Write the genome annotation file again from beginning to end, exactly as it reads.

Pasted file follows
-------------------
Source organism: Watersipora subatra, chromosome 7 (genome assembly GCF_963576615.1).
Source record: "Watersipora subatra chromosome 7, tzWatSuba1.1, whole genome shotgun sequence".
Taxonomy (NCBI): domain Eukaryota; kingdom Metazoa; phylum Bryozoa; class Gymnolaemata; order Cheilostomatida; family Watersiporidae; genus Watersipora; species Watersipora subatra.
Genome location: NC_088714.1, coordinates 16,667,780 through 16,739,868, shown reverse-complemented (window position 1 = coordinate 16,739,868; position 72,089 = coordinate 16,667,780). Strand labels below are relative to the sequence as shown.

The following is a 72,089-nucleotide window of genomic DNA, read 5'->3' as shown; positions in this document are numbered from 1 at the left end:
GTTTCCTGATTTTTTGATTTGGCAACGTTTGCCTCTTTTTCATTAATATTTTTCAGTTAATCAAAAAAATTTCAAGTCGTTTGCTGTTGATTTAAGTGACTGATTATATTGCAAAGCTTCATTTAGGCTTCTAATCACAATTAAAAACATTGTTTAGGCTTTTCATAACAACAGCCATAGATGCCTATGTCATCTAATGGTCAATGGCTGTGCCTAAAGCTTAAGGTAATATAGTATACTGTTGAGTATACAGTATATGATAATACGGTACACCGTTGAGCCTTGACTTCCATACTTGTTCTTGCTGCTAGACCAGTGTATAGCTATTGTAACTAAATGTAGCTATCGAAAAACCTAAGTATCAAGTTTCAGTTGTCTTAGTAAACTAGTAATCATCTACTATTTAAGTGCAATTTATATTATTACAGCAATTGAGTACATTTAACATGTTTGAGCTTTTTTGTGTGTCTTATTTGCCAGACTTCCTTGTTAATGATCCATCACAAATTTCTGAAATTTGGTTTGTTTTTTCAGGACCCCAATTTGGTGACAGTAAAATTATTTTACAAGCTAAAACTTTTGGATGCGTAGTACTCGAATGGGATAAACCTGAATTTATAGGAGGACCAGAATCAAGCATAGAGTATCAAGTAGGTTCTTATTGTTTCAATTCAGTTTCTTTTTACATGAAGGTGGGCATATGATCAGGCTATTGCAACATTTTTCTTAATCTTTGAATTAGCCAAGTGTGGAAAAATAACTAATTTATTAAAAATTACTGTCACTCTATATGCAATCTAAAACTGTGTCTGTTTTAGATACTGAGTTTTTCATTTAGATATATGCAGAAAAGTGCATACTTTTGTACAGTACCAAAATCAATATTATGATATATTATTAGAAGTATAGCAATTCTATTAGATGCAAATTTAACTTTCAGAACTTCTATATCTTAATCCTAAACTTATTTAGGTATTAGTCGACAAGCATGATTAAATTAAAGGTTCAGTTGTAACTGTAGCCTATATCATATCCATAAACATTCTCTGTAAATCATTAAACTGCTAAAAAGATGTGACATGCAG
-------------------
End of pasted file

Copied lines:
Source organism: Watersipora subatra, chromosome 7 (genome assembly GCF_963576615.1).
Source record: "Watersipora subatra chromosome 7, tzWatSuba1.1, whole genome shotgun sequence".
Taxonomy (NCBI): domain Eukaryota; kingdom Metazoa; phylum Bryozoa; class Gymnolaemata; order Cheilostomatida; family Watersiporidae; genus Watersipora; species Watersipora subatra.
Genome location: NC_088714.1, coordinates 16,667,780 through 16,739,868, shown reverse-complemented (window position 1 = coordinate 16,739,868; position 72,089 = coordinate 16,667,780). Strand labels below are relative to the sequence as shown.

The following is a 72,089-nucleotide window of genomic DNA, read 5'->3' as shown; positions in this document are numbered from 1 at the left end:
GTTTCCTGATTTTTTGATTTGGCAACGTTTGCCTCTTTTTCATTAATATTTTTCAGTTAATCAAAAAAATTTCAAGTCGTTTGCTGTTGATTTAAGTGACTGATTATATTGCAAAGCTTCATTTAGGCTTCTAATCACAATTAAAAACATTGTTTAGGCTTTTCATAACAACAGCCATAGATGCCTATGTCATCTAATGGTCAATGGCTGTGCCTAAAGCTTAAGGTAATATAGTATACTGTTGAGTATACAGTATATGATAATACGGTACACCGTTGAGCCTTGACTTCCATACTTGTTCTTGCTGCTAGACCAGTGTATAGCTATTGTAACTAAATGTAGCTATCGAAAAACCTAAGTATCAAGTTTCAGTTGTCTTAGTAAACTAGTAATCATCTACTATTTAAGTGCAATTTATATTATTACAGCAATTGAGTACATTTAACATGTTTGAGCTTTTTTGTGTGTCTTATTTGCCAGACTTCCTTGTTAATGATCCATCACAAATTTCTGAAATTTGGTTTGTTTTTTCAGGACCCCAATTTGGTGACAGTAAAATTATTTTACAAGCTAAAACTTTTGGATGCGTAGTACTCGAATGGGATAAACCTGAATTTATAGGAGGACCAGAATCAAGCATAGAGTATCAAGTAGGTTCTTATTGTTTCAATTCAGTTTCTTTTTACATGAAGGTGGGCATATGATCAGGCTATTGCAACATTTTTCTTAATCTTTGAATTAGCCAAGTGTGGAAAAATAACTAATTTATTAAAAATTACTGTCACTCTATATGCAATCTAAAACTGTGTCTGTTTTAGATACTGAGTTTTTCATTTAGATATATGCAGAAAAGTGCATACTTTTGTACAGTACCAAAATCAATATTATGATATATTATTAGAAGTATAGCAATTCTATTAGATGCAAATTTAACTTTCAGAACTTCTATATCTTAATCCTAAACTTATTTAGGTATTAGTCGACAAGCATGATTAAATTAAAGGTTCAGTTGTAACTGTAGCCTATATCATATCCATAAACATTCTCTGTAAATCATTAAACTGCTAAAAAGATGTGACATGCAG